Artist Juliette Bonneviot has had a busy year. Born in France and relocated to Berlin several years ago quickly becoming integrated into the young music and art community she DJs, paints and generally owns it from her Neukolln abode. In 2012 she's had a solo show at London's Wilkinson gallery, had work included in Frieze and collaborated with fellow French/Berlin ex-pat Aude Pariset. Bonneviot's work is heavily informed by her journeying through sources online, picking and choosing as she goes making associative and intuitive decisions. From using the Rush Hour movies as a jump off point to examine translations, misappropriations and the position of young asian artists in the art world to assembling influences including French colonial history and Russian sportswear fanatics, her research-led practice has the Berlin stamp of being fluid, hybrid and not in the least bit stuffy. She reflects on how the city has changed her (he)art and life...
Why did you choose to be an artist in Berlin?
Juliette Bonneviot: It happened by itself. I moved for 2 months in the summer and everything was so easy...finding a studio and meeting interesting artists. I just never went back to Paris.
What's good about working as an artist in the city?
Juliette Bonneviot: The cheap lifestyle and rent. In my experience, it's the fact that you can make Berlin whatever you want. People say that in Berlin it's only about partying but I actually spend long time periods just working and walking in my neighbourhood. In some other periods - after a show for instance - I live more the cliché Berlin life for a bit and party, to relax!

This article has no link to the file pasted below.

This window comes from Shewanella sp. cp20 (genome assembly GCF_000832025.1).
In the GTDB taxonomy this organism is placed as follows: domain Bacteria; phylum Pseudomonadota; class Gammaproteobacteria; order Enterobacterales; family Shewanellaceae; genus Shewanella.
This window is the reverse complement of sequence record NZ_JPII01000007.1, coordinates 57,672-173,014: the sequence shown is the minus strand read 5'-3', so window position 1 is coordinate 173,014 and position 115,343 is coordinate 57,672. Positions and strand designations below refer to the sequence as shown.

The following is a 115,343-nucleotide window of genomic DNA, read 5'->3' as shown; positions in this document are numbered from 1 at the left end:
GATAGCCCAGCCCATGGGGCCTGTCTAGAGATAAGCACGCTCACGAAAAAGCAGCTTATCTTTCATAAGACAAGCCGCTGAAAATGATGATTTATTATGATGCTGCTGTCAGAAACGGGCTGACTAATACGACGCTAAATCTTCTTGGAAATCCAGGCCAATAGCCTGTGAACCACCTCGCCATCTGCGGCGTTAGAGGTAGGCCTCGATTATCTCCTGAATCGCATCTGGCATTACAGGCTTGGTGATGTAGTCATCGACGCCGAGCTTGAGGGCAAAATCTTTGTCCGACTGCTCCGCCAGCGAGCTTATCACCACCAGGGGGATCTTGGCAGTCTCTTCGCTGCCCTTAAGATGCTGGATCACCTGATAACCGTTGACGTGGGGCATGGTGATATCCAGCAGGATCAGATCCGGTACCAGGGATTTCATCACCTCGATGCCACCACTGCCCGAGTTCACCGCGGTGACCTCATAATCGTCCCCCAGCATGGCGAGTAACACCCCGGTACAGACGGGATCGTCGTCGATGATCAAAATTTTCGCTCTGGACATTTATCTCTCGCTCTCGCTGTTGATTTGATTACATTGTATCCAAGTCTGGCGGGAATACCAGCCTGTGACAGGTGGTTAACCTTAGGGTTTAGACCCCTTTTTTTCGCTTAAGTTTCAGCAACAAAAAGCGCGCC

Where's the best place to eat / drink / party / see a show?
Juliette Bonneviot: Those places are constantly and quickly evolving. In the last year, Times bar run by artists Max Pitegoff, Lindsay Lawson and Calla Henkel in Neukolln was the most interesting place in my opinion, hands down. Nowadays I'm into the Janus parties initiated by Dan DeNorch. He makes an amazing selection of DJs, connecting the American and European scenes. Lots of those DJs have been following and influencing each other for years on the internet but almost never get booked by promoters together. Many artists have been following them as well. On a social level those events go beyond the limit of their musical aspect. It's really important what he does.
How has the city inspired and changed your work?
Juliette Bonneviot: By allowing me to meet very interesting people and artists. Not only the ones living here but also the constant flow of interesting visitors the city attracts.
How do you fill your time?
Juliette Bonneviot: In this period it's the tough Berlin winter so I spend a lot of time researching, working, cooking, watching documentaries and movies, I also go to openings and potluck dinners [a Berlin winter leisure staple] at my friends. I alternate this quiet life with traveling for shows.
Juliette Bonneviot: I can't see myself living anywhere else. My Berlin life adapts with me.
This is a series of pieces inspired by Beck's Art Label and their recent activities in Berlin